We assume the incidence, h(t), is the result of the binomial sampling process with the expectation E[h]. The likelihood function for the time series of observed cases that we employ to estimate the effective reproduction number and other relevant parameters is given by:
where U indicates parameter sets that are estimated from this likelihood.
Subsequently, the conditional probability of noninfection given residents in Wuhan City at the time point of t_{i}, p_{ti}, was assumed to follow a binomial distribution, and the likelihood function is given by:
where M_{ti} and m_{ti} are the number of governmentcharted flight passengers and noninfected passengers at the date of t_{i}, respectively, and p_{ti} is the proportion of the estimated noninfected population in Wuhan at the date of t_{i}, calculated from the h(t) and catchment population in Wuhan City [3, 13].
Serial interval estimates of COVID19 were derived from previous studies of COVID19, indicating that it follows a gamma distribution with the mean and SD at 6.0 and 2.9 days, respectively, based on ref. [14, 15]. The maximum value of the serial interval was fixed at 28 days as the cumulative probability distribution of the gamma distribution up to 28 days reaches 1.000.
Infection fatality ratio
Crude CFR and crude IFR are defined as the number of cumulative deaths divided by the number of cumulative cases or infections at a specific point in time without adjusting the time delay from illness onset or hospitalization to death. Next, we employed an integral equation model in order to estimate the realtime IFR. First, we estimated the realtime CFR as described elsewhere [16,17,18]. For the estimation, we employ the delay from hospitalization to death, f_{s}, which is assumed to be given by f_{s} = F(s) − F(s − 1) for s > 0 where H(s) follows a gamma distribution with mean 10.1 days and SD 5.4 days, obtained from the available observed data [19].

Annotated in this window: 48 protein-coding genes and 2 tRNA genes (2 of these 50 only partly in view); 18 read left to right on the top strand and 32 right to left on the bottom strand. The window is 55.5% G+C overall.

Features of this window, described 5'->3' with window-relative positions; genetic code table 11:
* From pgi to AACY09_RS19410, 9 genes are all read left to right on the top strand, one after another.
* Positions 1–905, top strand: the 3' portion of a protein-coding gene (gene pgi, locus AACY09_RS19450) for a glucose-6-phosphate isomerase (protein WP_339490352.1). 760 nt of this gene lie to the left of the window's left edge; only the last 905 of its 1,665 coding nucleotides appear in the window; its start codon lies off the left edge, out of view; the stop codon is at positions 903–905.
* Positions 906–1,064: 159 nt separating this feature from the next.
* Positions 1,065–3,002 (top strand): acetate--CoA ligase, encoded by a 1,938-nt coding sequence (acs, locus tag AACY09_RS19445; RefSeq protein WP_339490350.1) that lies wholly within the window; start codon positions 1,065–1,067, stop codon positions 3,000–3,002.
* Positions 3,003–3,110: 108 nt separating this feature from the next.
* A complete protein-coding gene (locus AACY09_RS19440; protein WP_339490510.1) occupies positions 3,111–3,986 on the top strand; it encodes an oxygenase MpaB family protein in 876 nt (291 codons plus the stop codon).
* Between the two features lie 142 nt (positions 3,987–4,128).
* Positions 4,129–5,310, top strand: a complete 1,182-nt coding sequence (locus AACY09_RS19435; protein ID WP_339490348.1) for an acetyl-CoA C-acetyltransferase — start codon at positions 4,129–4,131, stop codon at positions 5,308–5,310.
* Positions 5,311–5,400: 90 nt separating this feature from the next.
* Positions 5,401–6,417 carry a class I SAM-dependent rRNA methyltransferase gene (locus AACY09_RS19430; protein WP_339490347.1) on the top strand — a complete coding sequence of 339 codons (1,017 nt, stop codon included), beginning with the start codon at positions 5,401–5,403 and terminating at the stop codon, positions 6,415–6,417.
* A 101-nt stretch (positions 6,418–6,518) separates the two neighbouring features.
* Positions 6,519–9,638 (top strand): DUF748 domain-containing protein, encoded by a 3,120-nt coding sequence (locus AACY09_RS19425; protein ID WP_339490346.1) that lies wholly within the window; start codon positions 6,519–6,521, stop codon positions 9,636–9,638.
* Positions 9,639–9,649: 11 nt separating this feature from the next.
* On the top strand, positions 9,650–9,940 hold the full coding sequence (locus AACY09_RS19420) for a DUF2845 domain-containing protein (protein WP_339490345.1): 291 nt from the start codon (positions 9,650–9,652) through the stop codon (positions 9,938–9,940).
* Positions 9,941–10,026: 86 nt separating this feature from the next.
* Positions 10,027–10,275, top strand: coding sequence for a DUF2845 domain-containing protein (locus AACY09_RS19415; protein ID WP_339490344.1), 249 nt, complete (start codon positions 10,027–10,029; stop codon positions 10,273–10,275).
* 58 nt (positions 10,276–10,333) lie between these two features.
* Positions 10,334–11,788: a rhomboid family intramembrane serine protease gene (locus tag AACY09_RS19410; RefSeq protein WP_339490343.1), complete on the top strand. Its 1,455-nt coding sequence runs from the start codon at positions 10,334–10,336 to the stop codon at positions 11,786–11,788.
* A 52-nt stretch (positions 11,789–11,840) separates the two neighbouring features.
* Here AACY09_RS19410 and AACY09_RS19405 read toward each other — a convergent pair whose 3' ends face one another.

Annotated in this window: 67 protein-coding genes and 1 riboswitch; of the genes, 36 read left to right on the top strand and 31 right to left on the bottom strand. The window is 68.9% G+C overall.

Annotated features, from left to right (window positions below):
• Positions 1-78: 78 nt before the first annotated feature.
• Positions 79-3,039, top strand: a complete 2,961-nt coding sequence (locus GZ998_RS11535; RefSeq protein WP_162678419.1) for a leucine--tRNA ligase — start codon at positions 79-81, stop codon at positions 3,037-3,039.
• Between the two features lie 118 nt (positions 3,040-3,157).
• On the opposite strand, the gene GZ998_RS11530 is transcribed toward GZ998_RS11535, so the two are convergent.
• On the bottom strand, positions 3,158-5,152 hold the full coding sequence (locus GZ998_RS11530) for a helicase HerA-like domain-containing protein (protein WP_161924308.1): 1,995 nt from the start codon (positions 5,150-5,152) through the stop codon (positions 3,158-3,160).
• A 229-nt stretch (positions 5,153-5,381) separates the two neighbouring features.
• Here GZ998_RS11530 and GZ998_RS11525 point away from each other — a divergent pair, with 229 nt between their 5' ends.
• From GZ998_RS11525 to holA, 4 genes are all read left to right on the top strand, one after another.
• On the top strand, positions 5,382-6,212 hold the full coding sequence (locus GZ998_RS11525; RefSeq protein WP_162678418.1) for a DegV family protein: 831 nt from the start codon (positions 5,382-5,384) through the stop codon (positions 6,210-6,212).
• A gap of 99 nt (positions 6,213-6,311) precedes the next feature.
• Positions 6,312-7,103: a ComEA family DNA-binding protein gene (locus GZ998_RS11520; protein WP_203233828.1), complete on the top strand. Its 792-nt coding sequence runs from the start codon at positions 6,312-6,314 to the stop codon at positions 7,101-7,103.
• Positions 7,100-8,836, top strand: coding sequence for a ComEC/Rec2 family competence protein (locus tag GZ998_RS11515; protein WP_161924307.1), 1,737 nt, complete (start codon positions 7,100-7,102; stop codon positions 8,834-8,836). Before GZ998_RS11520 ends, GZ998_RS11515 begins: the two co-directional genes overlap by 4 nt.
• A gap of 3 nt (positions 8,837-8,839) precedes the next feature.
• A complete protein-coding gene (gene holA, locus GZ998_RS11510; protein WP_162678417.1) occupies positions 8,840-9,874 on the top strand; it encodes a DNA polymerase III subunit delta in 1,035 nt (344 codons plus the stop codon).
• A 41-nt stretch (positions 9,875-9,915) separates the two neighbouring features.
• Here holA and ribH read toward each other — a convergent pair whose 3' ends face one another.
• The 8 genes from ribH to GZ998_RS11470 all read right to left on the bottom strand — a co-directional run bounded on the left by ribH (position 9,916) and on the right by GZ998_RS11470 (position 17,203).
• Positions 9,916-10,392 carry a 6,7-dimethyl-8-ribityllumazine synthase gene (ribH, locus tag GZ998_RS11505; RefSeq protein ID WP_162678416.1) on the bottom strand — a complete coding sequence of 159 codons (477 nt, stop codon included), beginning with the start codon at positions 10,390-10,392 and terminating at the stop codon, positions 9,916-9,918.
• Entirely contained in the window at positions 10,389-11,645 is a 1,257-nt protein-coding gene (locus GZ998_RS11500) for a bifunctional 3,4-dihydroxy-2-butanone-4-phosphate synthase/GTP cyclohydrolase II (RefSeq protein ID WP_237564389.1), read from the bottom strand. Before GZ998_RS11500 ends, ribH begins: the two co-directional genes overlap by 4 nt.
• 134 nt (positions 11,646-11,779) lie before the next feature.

where c_{t} represents the number of new cases with reported day t and D_{ti} is the number of new deaths with reported day t_{i} [16,17,18]. We assume that the cumulative number of observed deaths, D_{t}, is the result of the binomial sampling process with probability π. Subsequently, crude IFR and time–delay adjusted IFR are calculated using the estimated π and h_{t}.
The total likelihood is calculated as L = L_{1}L_{2}L_{3}, and model parameters were estimated using a Monte Carlo Markov Chain (MCMC) method in a Bayesian framework. Posterior distributions of the model parameters were estimated based on sampling from the three Markov chains. For each chain, we drew 100,000 samples from the posterior distribution after a burnin of 20,000 iterations. Convergence of MCMC chains was evaluated using the potential scale reduction statistic [20, 21]. Estimates and 95% credibility intervals for these estimates are based on the posterior probability distribution of each parameter and based on the samples drawn from the posterior distributions. All statistical analyses were conducted in R version 3.5.2 (R Foundation for Statistical Computing, Vienna, Austria) using the “rstan” package.